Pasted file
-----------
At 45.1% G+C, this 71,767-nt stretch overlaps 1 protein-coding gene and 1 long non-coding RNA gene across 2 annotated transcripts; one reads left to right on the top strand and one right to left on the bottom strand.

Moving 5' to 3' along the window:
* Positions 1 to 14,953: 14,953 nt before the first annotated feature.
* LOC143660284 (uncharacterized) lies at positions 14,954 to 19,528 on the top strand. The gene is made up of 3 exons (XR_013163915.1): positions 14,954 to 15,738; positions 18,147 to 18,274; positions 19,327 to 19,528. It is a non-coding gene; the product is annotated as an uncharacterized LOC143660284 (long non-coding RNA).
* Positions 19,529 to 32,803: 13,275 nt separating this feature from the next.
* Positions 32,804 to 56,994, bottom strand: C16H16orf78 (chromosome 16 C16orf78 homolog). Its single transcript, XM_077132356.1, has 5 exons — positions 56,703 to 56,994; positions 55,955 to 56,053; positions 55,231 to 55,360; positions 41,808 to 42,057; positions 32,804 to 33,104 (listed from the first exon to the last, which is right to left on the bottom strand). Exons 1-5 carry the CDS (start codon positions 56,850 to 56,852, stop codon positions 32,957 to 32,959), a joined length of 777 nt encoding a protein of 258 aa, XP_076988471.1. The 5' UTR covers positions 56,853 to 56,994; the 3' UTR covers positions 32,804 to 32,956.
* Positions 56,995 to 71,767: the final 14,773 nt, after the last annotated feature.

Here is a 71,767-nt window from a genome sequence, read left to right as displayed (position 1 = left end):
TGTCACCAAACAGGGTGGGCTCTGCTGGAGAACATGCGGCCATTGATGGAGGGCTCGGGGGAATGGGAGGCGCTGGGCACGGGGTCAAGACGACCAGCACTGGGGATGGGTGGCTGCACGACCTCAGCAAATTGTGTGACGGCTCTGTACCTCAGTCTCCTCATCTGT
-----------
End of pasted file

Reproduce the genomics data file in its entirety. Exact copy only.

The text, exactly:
At 45.1% G+C, this 71,767-nt stretch overlaps 1 protein-coding gene and 1 long non-coding RNA gene across 2 annotated transcripts; one reads left to right on the top strand and one right to left on the bottom strand.

Moving 5' to 3' along the window:
* Positions 1 to 14,953: 14,953 nt before the first annotated feature.
* LOC143660284 (uncharacterized) lies at positions 14,954 to 19,528 on the top strand. The gene is made up of 3 exons (XR_013163915.1): positions 14,954 to 15,738; positions 18,147 to 18,274; positions 19,327 to 19,528. It is a non-coding gene; the product is annotated as an uncharacterized LOC143660284 (long non-coding RNA).
* Positions 19,529 to 32,803: 13,275 nt separating this feature from the next.
* Positions 32,804 to 56,994, bottom strand: C16H16orf78 (chromosome 16 C16orf78 homolog). Its single transcript, XM_077132356.1, has 5 exons — positions 56,703 to 56,994; positions 55,955 to 56,053; positions 55,231 to 55,360; positions 41,808 to 42,057; positions 32,804 to 33,104 (listed from the first exon to the last, which is right to left on the bottom strand). Exons 1-5 carry the CDS (start codon positions 56,850 to 56,852, stop codon positions 32,957 to 32,959), a joined length of 777 nt encoding a protein of 258 aa, XP_076988471.1. The 5' UTR covers positions 56,853 to 56,994; the 3' UTR covers positions 32,804 to 32,956.
* Positions 56,995 to 71,767: the final 14,773 nt, after the last annotated feature.

Here is a 71,767-nt window from a genome sequence, read left to right as displayed (position 1 = left end):
TGTCACCAAACAGGGTGGGCTCTGCTGGAGAACATGCGGCCATTGATGGAGGGCTCGGGGGAATGGGAGGCGCTGGGCACGGGGTCAAGACGACCAGCACTGGGGATGGGTGGCTGCACGACCTCAGCAAATTGTGTGACGGCTCTGTACCTCAGTCTCCTCATCTGT